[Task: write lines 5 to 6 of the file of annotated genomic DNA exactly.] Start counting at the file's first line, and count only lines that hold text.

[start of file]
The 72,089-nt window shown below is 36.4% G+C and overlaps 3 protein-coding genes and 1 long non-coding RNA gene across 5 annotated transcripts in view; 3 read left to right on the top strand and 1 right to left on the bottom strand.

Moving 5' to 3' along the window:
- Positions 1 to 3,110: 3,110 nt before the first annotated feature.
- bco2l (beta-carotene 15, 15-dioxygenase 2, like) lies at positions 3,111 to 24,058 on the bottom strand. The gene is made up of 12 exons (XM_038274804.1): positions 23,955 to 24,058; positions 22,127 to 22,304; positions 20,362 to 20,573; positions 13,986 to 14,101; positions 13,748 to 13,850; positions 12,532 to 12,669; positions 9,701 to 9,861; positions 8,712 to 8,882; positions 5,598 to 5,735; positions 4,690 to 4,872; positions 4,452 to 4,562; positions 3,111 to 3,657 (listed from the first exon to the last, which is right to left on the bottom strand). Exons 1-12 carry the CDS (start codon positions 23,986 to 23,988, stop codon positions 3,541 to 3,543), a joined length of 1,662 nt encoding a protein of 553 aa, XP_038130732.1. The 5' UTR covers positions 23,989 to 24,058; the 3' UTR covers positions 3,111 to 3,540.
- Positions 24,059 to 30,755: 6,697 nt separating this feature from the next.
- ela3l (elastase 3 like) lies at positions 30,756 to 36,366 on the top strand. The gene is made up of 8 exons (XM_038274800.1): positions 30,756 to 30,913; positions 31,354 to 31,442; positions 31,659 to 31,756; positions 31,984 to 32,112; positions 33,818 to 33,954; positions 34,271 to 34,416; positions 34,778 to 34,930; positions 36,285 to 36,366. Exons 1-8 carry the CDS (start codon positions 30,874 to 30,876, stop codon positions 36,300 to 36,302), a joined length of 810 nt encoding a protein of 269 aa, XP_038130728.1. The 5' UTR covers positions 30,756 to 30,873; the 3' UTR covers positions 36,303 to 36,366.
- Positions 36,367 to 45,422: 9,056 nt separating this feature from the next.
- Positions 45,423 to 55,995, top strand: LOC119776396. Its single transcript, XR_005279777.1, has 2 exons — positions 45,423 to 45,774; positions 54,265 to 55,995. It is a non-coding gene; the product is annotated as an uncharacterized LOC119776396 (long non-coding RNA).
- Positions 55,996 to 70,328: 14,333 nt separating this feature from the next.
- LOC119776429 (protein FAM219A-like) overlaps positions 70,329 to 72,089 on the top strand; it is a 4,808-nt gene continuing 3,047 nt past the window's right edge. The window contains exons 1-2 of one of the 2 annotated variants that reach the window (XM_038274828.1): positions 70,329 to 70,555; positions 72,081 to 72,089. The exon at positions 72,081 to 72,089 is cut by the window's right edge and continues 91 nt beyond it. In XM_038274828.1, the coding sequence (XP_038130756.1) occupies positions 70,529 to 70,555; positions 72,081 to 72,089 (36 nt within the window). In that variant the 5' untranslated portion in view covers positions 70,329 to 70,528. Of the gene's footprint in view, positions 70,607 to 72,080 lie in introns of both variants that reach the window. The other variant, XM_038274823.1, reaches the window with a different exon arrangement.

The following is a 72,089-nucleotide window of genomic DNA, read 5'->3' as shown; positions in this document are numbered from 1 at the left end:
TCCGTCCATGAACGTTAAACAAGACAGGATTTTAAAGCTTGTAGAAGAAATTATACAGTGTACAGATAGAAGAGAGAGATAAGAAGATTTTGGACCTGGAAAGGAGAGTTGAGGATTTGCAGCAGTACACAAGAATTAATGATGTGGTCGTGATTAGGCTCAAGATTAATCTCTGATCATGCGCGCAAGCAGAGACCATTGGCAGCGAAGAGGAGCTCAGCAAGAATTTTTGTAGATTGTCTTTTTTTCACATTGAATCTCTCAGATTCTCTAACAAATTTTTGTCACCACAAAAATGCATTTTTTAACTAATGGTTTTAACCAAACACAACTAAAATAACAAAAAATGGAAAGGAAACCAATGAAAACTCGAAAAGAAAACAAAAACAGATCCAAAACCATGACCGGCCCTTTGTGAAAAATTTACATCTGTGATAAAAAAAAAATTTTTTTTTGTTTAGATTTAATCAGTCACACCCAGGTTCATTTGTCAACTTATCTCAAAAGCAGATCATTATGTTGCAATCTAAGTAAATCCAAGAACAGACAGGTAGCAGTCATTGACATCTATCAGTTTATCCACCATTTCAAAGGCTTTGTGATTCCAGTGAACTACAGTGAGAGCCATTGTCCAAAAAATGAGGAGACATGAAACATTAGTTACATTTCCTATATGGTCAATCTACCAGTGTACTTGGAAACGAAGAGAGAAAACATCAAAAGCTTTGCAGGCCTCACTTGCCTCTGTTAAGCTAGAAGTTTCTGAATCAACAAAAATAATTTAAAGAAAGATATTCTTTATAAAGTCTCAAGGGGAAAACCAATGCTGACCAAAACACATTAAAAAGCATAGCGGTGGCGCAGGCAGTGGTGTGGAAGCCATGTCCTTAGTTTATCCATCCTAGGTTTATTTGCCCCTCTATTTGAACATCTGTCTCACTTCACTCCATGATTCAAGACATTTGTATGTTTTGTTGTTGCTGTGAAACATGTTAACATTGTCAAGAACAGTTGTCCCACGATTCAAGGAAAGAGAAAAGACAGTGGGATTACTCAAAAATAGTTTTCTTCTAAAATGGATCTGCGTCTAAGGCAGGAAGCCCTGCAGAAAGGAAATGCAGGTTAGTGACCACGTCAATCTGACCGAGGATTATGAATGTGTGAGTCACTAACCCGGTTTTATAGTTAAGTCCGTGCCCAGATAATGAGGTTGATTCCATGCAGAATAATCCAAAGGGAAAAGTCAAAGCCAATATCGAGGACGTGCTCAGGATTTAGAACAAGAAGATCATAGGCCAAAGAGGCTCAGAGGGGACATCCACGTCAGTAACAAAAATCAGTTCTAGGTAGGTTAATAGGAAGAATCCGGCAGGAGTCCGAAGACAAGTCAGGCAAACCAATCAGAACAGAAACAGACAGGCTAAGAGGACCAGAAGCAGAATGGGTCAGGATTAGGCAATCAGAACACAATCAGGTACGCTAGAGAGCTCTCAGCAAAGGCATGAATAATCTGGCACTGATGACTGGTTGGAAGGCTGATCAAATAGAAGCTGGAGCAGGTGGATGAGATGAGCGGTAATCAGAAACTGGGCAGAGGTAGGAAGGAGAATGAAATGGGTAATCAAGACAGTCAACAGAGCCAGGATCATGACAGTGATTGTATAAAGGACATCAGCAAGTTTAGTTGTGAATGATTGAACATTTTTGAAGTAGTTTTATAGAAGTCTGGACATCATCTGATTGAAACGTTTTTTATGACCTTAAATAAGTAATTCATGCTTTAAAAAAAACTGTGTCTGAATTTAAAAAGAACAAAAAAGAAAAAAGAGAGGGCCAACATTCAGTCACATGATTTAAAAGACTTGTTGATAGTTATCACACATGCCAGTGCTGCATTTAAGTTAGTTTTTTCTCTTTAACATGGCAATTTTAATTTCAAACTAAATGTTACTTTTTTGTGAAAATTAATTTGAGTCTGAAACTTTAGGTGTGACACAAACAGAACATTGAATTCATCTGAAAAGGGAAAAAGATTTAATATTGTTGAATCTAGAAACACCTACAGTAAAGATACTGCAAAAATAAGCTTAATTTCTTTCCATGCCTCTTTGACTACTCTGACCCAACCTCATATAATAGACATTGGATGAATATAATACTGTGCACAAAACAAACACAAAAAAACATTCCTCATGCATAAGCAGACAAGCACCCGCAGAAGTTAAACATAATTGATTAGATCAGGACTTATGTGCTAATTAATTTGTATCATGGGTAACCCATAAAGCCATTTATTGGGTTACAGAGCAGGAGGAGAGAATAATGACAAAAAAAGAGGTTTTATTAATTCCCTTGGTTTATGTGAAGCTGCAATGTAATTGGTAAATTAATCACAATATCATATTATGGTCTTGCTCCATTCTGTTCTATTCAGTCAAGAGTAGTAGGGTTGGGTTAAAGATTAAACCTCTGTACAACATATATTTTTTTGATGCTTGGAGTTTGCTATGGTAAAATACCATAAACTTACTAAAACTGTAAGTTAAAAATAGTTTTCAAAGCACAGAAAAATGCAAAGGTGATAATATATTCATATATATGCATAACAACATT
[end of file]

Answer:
- Positions 24,059 to 30,755: 6,697 nt separating this feature from the next.
- ela3l (elastase 3 like) lies at positions 30,756 to 36,366 on the top strand. The gene is made up of 8 exons (XM_038274800.1): positions 30,756 to 30,913; positions 31,354 to 31,442; positions 31,659 to 31,756; positions 31,984 to 32,112; positions 33,818 to 33,954; positions 34,271 to 34,416; positions 34,778 to 34,930; positions 36,285 to 36,366. Exons 1-8 carry the CDS (start codon positions 30,874 to 30,876, stop codon positions 36,300 to 36,302), a joined length of 810 nt encoding a protein of 269 aa, XP_038130728.1. The 5' UTR covers positions 30,756 to 30,873; the 3' UTR covers positions 36,303 to 36,366.